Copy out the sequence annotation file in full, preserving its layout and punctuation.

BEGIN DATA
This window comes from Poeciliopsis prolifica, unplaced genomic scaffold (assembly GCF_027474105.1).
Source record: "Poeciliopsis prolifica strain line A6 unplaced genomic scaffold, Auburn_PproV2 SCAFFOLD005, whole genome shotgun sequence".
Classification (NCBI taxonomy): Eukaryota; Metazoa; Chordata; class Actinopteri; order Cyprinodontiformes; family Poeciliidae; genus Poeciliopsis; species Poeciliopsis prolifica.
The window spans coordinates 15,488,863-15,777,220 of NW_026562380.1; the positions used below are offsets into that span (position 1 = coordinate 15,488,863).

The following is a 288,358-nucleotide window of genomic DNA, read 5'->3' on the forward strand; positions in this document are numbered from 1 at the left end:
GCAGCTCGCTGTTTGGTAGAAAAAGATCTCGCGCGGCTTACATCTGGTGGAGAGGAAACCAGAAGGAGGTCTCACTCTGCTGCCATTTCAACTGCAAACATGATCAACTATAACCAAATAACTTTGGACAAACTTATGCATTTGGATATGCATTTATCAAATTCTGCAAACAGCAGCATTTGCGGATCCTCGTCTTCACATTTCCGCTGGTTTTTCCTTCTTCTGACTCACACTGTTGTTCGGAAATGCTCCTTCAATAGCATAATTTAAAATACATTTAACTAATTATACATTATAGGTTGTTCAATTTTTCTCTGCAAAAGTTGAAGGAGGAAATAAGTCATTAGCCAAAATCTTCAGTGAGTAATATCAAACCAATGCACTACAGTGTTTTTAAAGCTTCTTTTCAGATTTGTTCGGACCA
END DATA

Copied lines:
This window comes from Poeciliopsis prolifica, unplaced genomic scaffold (assembly GCF_027474105.1).
Source record: "Poeciliopsis prolifica strain line A6 unplaced genomic scaffold, Auburn_PproV2 SCAFFOLD005, whole genome shotgun sequence".
Classification (NCBI taxonomy): Eukaryota; Metazoa; Chordata; class Actinopteri; order Cyprinodontiformes; family Poeciliidae; genus Poeciliopsis; species Poeciliopsis prolifica.
The window spans coordinates 15,488,863-15,777,220 of NW_026562380.1; the positions used below are offsets into that span (position 1 = coordinate 15,488,863).

The following is a 288,358-nucleotide window of genomic DNA, read 5'->3' on the forward strand; positions in this document are numbered from 1 at the left end:
GCAGCTCGCTGTTTGGTAGAAAAAGATCTCGCGCGGCTTACATCTGGTGGAGAGGAAACCAGAAGGAGGTCTCACTCTGCTGCCATTTCAACTGCAAACATGATCAACTATAACCAAATAACTTTGGACAAACTTATGCATTTGGATATGCATTTATCAAATTCTGCAAACAGCAGCATTTGCGGATCCTCGTCTTCACATTTCCGCTGGTTTTTCCTTCTTCTGACTCACACTGTTGTTCGGAAATGCTCCTTCAATAGCATAATTTAAAATACATTTAACTAATTATACATTATAGGTTGTTCAATTTTTCTCTGCAAAAGTTGAAGGAGGAAATAAGTCATTAGCCAAAATCTTCAGTGAGTAATATCAAACCAATGCACTACAGTGTTTTTAAAGCTTCTTTTCAGATTTGTTCGGACCA